Arctic sailing with S/V Linden

How about sailing through the arctic oceans, immersed in the majestic polar landscape, with the sleepy sounds of creaking wooden ship? Just around the corner from North Pole lies the special gathering of arctic islands – the Svalbard Archipelago. The only way to move around these icy islands is on the sea – just like the ancient explorers did.

North Pole Camp

North Pole Camp offers modern camping in the arctic wilderness. After a day travelling like a Polar Explorer, arriving at the North Pole Camp for a steady dinner, a few drinks and storytelling takes you to another world in a no man’s land.

Trapper’s station

Home of the Arctic trappers and 90 Alaskan huskies, raring to take you for a ride through the Arctic scenery. The Trapper’s Station is a precise replica of the original hunting communities on Svalbard.

Arctic swim

As fresh as it gets

There is nothing quite as refreshing as the air up in the arctic region, but even the air can't compete with an arctic swim. Get y...

Waking up at Isfjord Radio with a special kind of drop-in guest

It is seldom we have drop-in guests at Isfjord Radio Adventure Hotel, but this morning we had a surprise! A polar bear had found h...

Be inspired: Sample Menu from Isfjord Radio Kitchen

When you are staying at Isfjord Radio Adventure Hotel, you are in for a real treat.  In the evening, we are gathering around the d...


Reindeer, arctic char, ptarmigan and bearded seal. The hunting history in Svalbard dates back to the 16th century. Even today ther...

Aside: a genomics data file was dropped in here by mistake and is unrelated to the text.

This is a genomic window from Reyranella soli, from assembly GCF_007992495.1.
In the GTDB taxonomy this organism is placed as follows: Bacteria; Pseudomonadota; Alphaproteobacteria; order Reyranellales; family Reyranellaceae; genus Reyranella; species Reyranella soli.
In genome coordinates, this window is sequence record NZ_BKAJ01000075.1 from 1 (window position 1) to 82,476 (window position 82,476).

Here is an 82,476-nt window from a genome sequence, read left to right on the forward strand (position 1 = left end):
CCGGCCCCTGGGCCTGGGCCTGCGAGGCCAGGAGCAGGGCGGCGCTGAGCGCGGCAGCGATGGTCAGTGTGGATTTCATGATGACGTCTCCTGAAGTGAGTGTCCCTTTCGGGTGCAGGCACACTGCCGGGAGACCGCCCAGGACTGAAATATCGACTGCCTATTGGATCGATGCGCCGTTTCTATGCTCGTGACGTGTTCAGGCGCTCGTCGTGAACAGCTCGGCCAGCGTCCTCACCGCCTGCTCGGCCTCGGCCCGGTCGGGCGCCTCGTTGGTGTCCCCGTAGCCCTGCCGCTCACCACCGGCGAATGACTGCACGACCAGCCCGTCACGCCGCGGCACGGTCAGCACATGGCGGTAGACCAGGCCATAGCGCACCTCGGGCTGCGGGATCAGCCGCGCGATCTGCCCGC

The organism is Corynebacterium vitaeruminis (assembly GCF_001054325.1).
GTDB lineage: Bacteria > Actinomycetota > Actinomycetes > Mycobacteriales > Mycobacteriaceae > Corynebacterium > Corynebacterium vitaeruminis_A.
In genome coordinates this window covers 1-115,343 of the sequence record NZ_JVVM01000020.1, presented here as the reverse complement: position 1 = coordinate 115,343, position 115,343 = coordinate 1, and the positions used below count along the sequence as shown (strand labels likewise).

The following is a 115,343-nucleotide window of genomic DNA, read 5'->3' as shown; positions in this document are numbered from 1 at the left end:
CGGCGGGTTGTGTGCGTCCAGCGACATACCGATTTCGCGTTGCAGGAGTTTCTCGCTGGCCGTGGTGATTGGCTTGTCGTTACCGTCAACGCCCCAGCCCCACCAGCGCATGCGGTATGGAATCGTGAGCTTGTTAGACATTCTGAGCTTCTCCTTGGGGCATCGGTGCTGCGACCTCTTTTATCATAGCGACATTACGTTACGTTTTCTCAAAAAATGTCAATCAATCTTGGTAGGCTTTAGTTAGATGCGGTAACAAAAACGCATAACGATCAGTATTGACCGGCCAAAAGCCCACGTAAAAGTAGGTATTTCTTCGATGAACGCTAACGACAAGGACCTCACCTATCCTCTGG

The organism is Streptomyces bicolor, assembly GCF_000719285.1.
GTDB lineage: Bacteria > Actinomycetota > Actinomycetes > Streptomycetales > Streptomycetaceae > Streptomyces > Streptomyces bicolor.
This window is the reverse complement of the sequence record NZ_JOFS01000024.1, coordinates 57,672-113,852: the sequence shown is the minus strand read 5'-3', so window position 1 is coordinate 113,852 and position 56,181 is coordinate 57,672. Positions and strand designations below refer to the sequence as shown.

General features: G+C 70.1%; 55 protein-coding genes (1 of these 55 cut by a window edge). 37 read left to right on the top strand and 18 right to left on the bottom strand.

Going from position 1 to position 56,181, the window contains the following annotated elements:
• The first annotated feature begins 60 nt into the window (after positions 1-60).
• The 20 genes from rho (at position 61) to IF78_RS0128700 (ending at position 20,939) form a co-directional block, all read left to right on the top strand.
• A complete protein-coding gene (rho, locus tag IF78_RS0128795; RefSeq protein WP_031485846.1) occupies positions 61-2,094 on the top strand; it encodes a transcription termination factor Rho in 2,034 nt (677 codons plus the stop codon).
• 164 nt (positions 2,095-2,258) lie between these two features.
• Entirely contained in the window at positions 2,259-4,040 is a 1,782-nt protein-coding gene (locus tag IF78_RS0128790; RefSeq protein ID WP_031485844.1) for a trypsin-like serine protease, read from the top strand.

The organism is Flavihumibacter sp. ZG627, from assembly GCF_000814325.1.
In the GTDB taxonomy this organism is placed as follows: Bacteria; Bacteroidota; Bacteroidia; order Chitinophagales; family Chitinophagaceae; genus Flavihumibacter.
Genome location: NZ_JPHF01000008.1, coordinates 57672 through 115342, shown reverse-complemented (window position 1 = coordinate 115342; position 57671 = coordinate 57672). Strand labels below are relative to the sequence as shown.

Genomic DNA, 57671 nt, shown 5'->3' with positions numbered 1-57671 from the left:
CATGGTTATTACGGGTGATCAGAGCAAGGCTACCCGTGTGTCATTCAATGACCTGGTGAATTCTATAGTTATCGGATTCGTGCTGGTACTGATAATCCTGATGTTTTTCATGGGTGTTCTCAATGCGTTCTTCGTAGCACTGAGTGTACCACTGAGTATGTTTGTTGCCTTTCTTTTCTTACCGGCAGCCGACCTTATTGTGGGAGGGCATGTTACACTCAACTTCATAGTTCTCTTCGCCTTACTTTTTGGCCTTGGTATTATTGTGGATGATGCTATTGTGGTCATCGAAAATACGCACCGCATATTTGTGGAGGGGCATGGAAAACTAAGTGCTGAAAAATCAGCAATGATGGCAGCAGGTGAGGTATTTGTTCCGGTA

The feeling of an Arctic spa

Looking through the big wall-to-wall window, all you can see is the wide horizon over Arctic Ocean. Somewhere out there is the coa...

Afternoon tea in Barentsburg

Barentsburg, the next-door neighbour of Isfjord Radio and the only remaining Russian settlement on Svalbard, is like taking a trip...

The City Abandoned at the world’s end

Three hours by plane to Svalbard, then three hours by open boat, and you find yourself in the northernmost abandoned city: you are...

St Olavs Rose

In summer 2013 Isfjord Radio was awarded the St Olav’s Rose – a hallmark of Norwegian Heritage.

An entire life as a trapper on the island of Svalbard

Trappers went north with dreams of the big catch, the free life, and adventure in the vast wilderness.


Longyearbyen is a strange mix of Arctic nature and modern technology. Here you can find both high speed internet and polar bears, ...

Be a musher your-self!

There is no better way to travel across the frozen tundra than on a husky-drawn sled. With no engine to interrupt the silence, the...

What is Gruve 3 Forest?

At Basecamp Masai Mara, in Kenya, trees has been popping up like mushrooms in rain – well almost. What is this about and what does...

Coal rush to Spitsbergen

If the gold rush to Alaska was a big step to the unknown, exploring Spitsbergen’s mining opportunities was a step even further. La...

Chasing Dreams

As a young man, free in the world and able to choose your own path, it is often a desire to earn bit of money to your back pocket,...

Dugnad – volunteer work

Dugnad is a Norwegian word, meaning the collective help from a group of volunteers. This has been strong basis of the work done at...

Work and holiday at Nordenskiöld

This summer we had a team of volunteers helping to renovate the lodge. It was a true work and holiday, with combination of hard la...

“We can do it”

These were the words of Halvor Bakke - the mind behind the wonderful interiors and the tremendous transformations at Isfjord Radio...